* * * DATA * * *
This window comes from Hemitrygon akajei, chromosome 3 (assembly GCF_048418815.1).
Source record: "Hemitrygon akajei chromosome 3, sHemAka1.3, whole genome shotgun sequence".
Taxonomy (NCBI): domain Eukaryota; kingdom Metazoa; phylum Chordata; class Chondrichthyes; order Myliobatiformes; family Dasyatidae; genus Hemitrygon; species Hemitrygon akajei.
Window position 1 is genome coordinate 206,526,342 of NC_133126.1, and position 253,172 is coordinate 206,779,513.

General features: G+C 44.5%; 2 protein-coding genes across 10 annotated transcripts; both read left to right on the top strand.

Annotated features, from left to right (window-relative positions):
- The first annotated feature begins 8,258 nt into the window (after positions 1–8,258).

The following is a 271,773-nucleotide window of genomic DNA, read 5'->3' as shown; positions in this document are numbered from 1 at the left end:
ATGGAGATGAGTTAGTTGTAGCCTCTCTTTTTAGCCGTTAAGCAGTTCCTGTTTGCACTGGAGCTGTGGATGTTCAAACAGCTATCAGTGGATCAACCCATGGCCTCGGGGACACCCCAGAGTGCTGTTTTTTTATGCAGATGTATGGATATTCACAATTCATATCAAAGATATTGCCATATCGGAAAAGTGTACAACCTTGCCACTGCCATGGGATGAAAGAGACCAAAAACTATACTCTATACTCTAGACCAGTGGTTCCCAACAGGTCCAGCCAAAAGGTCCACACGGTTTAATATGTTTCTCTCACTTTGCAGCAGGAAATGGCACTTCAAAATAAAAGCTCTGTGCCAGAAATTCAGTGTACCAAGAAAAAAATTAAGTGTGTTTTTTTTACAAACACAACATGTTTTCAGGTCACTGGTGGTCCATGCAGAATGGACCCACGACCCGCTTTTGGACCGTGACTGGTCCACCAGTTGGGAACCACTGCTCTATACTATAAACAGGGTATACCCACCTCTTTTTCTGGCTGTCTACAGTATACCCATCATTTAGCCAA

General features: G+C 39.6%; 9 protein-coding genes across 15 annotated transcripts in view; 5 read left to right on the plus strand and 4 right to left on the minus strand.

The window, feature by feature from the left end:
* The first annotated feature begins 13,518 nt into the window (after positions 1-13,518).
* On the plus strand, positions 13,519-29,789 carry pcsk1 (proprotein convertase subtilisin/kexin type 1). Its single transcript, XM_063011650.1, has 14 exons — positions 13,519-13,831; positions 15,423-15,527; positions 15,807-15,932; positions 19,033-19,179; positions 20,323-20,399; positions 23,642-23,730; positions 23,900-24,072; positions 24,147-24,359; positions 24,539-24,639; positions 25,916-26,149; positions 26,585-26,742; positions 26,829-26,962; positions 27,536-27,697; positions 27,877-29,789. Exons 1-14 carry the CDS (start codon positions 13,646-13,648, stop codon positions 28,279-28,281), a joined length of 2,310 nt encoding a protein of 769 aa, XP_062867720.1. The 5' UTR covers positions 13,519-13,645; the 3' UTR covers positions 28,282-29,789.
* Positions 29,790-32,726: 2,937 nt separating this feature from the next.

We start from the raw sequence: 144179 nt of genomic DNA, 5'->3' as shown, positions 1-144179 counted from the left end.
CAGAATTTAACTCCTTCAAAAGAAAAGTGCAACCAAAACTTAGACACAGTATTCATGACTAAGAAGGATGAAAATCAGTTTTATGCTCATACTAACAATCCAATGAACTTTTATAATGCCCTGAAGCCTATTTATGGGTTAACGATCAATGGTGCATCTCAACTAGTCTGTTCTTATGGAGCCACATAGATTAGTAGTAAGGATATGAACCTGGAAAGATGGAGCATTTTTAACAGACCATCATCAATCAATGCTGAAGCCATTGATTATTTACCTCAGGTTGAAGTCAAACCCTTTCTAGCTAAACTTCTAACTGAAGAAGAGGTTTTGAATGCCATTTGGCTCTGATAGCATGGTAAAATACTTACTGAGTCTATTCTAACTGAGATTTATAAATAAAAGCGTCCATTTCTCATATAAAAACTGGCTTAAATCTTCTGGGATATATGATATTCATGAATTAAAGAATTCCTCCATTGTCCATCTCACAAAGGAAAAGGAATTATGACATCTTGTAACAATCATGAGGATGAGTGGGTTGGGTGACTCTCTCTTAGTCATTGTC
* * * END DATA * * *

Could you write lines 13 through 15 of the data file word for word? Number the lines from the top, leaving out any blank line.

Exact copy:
* On the plus strand, positions 13,519-29,789 carry pcsk1 (proprotein convertase subtilisin/kexin type 1). Its single transcript, XM_063011650.1, has 14 exons — positions 13,519-13,831; positions 15,423-15,527; positions 15,807-15,932; positions 19,033-19,179; positions 20,323-20,399; positions 23,642-23,730; positions 23,900-24,072; positions 24,147-24,359; positions 24,539-24,639; positions 25,916-26,149; positions 26,585-26,742; positions 26,829-26,962; positions 27,536-27,697; positions 27,877-29,789. Exons 1-14 carry the CDS (start codon positions 13,646-13,648, stop codon positions 28,279-28,281), a joined length of 2,310 nt encoding a protein of 769 aa, XP_062867720.1. The 5' UTR covers positions 13,519-13,645; the 3' UTR covers positions 28,282-29,789.
* Positions 29,790-32,726: 2,937 nt separating this feature from the next.

We start from the raw sequence: 144179 nt of genomic DNA, 5'->3' as shown, positions 1-144179 counted from the left end.